Ofsted warns on 'unacceptable' gaps in school standards
Families' chances of having a good local school depend too much on which part of the country they live in, warns England's education watchdog Ofsted.
Chief inspector Sir Michael Wilshaw, publishing Ofsted's annual report, said this was leading to "serious inequalities" for millions of children.
Ofsted is launching a league table ranking local authorities according to inspectors' ratings of schools.
Sir Michael said: "The inequalities for local children are stark."
Figures published by the education watchdog show that in some areas there is a less than 50% chance of a good or outstanding school - compared with more than 90% in others.
The report also highlighted concerns about the quality of further education colleges, saying that for the second year running, Ofsted did not judge a single college to be outstanding for teaching and learning.
Ofsted's annual report said schools in England were getting better, with 70% of schools now rated good or outstanding compared to 64% five years ago.
An extra half a million pupils were now being in taught in good or better schools, it said, but almost 2.3 million children were still attending a "small minority" of schools that are less than good.
And the gap in standards between authorities facing similar challenges was too wide.
"That's why I intend from January to use Ofsted's new regional structure to inquire further into areas that are performing badly," said Sir Michael.
"We need to find out what is happening and inspect where necessary. We will also work with local areas to support then and help them link up with best practice."
The report gives the example that a child living in Derby or Doncaster has only half the chance of attending a good or outstanding primary or secondary school compared with a child living in Wigan or Darlington.
It says a parent in Coventry has only a 42% chance of sending their child to a good or outstanding state primary compared to a 92% chance for a parent living in the London borough of Camden and 91% in Barnet.
"There are differences between local authorities with similar demographics," Sir Michael told BBC Radio 4's Today programme.
"We'll be looking very carefully at what's happening in those local authorities with the same sort of population, with similar levels of deprivation, similar numbers of children on free school meals, where one particular local authority does extremely well and another one doesn't.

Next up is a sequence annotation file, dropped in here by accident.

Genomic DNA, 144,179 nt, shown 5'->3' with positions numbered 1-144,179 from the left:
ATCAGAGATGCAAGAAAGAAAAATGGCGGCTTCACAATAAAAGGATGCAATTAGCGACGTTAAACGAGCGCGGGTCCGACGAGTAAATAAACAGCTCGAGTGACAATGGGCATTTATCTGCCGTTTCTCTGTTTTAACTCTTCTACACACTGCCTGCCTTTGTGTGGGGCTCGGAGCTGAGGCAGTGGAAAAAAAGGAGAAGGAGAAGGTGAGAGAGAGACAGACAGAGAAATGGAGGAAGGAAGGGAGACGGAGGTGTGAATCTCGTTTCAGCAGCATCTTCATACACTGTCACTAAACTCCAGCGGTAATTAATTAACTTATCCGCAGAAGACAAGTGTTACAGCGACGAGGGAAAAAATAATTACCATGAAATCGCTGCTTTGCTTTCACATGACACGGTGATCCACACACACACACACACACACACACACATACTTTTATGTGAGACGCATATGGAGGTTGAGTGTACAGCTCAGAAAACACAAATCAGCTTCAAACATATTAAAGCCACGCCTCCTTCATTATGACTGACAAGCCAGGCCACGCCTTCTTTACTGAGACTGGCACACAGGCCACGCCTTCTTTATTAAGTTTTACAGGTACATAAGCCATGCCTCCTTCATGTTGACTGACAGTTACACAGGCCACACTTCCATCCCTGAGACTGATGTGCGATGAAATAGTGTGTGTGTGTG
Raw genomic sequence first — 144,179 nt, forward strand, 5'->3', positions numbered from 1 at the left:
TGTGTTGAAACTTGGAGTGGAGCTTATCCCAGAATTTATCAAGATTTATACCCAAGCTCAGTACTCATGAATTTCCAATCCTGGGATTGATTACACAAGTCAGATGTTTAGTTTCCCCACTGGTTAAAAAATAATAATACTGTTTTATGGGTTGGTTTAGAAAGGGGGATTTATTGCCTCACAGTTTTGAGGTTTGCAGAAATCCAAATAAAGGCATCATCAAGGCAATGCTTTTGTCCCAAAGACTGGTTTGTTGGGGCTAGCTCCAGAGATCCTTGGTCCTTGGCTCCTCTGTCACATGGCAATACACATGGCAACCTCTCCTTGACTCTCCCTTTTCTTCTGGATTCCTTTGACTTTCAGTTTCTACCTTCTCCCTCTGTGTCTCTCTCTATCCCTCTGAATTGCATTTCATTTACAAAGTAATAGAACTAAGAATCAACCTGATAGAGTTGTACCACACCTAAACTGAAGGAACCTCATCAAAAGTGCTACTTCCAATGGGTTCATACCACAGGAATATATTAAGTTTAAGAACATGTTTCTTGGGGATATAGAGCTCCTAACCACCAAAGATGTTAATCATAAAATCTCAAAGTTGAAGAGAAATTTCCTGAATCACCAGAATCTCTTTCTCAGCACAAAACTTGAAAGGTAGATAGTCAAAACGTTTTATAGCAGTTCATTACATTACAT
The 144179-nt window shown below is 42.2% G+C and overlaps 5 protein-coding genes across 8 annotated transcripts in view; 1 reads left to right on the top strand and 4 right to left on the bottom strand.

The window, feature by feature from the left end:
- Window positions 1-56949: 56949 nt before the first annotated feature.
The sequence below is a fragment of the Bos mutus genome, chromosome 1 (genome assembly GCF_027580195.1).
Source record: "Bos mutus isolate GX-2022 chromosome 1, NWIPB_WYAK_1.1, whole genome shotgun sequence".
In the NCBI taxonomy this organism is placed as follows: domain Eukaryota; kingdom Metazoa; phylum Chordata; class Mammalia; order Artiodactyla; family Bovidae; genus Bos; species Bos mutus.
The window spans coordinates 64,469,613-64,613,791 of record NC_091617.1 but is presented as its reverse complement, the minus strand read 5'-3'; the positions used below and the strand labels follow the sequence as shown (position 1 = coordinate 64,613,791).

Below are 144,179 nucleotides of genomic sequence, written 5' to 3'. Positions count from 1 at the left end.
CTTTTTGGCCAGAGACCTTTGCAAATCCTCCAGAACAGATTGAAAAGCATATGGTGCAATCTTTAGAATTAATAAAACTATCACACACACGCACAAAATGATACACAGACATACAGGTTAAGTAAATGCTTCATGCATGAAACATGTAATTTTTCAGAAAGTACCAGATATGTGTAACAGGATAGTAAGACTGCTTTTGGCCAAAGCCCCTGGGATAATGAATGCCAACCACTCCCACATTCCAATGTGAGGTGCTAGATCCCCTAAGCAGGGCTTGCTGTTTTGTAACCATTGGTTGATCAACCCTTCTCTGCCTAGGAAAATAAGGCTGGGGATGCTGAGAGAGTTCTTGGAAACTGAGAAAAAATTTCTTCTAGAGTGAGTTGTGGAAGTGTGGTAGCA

"We'll be asking a question - why is it parents in some parts of the country have less than a 50% chance of getting their children into a good primary school where there are other parts of the country where that chance is over 90%?"
Ofsted's rankings illustrate these differences by ranking councils in terms of the inspection judgements made about schools in their areas, including academies which are outside of local authority control.
That will increase pressure on local authorities at the bottom of the table.
Teachers' unions also warn that this is likely to be used by the government in a further push for schools to leave local authorities and become academies.
"Naming and shaming... would certainly suit the education department to push all local authorities into the position of converting schools to academies," said Christine Blower, leader of the National Union of Teachers.
David Simmonds, representing the Local Government Association, cautioned that local authorities had diminishing amounts of direct control over schools - because of central government directives and targets and the shift towards academies.
"Councils want to intervene more quickly, but decades of giving schools 'greater freedom' and 'protecting' them from council interference means that local authorities now have very indirect and bureaucratic ways to tackle poor performance," he said.
A Department for Education spokesman said: "Sir Michael is right that standards in some local authorities are simply not good enough. There are still too many schools that do not provide a good enough education. We make no apology for introducing reforms to drive up standards in schools.
"The report recognises that sponsored academies - with strong leadership and real expertise - are the best way to turn around struggling schools. That is why we are identifying consistently weak schools and allowing experienced academy sponsors to take them over. Academies have already turned around hundreds of struggling schools and are improving their results at twice the national average."
Labour's shadow education secretary, Stephen Twigg, said: "Today's report shows the results of Labour's education reforms - including academies and better school leadership. There are half a million more children in good or better schools compared thanks to over a decade of investment and reform.
"However, there remains an arc of underachievement which is holding back too many young people. Even in David Cameron's backyard of Oxfordshire, there are too many coasting schools. We need to learn from success stories like Wigan and Darlington to understand why other areas are less successful."